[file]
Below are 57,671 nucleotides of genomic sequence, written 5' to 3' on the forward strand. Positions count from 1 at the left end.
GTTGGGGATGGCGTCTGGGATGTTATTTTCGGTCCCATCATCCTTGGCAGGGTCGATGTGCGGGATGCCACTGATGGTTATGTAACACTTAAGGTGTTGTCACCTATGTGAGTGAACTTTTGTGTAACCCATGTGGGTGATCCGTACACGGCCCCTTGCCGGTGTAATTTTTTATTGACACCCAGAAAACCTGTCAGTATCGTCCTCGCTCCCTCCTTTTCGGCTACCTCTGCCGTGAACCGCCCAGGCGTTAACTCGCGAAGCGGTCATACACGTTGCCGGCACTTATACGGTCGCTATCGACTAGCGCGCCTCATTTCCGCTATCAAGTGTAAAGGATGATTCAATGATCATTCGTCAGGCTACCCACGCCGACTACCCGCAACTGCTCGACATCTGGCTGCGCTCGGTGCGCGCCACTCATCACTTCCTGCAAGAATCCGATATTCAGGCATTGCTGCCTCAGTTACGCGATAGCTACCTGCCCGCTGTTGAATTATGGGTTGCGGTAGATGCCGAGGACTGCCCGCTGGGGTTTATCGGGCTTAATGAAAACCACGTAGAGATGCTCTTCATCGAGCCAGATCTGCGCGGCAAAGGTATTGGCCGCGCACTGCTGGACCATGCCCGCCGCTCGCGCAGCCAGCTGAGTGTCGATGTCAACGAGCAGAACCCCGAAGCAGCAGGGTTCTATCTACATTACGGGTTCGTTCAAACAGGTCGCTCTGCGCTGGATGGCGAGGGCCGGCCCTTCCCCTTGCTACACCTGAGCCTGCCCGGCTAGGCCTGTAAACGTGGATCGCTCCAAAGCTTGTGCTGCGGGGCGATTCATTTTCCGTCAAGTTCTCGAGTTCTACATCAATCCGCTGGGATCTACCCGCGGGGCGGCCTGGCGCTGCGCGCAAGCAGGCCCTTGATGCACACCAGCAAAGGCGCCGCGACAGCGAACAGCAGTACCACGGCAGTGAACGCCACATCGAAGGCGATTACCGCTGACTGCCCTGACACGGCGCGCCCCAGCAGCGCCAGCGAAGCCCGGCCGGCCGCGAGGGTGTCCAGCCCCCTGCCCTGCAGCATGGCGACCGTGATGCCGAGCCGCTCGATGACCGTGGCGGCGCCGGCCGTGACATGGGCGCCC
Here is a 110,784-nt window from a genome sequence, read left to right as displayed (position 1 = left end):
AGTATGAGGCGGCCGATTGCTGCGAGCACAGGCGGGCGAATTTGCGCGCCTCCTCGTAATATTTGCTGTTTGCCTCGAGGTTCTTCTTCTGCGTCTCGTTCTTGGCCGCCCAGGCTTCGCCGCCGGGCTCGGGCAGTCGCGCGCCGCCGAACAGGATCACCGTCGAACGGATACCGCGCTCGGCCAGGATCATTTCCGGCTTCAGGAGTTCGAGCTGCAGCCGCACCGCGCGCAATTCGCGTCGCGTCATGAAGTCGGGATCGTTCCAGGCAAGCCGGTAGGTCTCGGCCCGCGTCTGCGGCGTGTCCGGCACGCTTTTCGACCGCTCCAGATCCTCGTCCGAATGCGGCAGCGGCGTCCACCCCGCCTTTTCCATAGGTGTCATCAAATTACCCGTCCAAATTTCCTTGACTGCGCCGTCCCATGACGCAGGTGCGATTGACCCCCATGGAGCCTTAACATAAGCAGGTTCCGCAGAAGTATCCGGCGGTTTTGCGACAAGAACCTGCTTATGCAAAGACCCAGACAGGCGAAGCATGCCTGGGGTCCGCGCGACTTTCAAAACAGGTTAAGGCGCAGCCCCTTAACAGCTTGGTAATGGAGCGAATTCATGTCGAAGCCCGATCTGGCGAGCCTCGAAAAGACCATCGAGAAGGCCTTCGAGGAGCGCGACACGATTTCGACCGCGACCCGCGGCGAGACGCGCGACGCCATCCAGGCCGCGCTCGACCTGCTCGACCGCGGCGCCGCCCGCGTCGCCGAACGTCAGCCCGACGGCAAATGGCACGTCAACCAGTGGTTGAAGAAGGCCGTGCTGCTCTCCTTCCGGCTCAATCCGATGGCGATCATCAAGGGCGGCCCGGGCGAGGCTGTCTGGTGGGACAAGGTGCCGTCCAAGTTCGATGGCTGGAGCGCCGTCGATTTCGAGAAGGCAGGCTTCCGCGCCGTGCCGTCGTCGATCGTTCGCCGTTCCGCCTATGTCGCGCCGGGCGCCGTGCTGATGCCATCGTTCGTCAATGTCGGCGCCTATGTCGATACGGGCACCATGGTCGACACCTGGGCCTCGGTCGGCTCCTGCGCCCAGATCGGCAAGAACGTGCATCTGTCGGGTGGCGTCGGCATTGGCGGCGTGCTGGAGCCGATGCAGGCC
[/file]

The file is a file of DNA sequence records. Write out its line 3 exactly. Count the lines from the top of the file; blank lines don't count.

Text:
Here is a 110,784-nt window from a genome sequence, read left to right as displayed (position 1 = left end):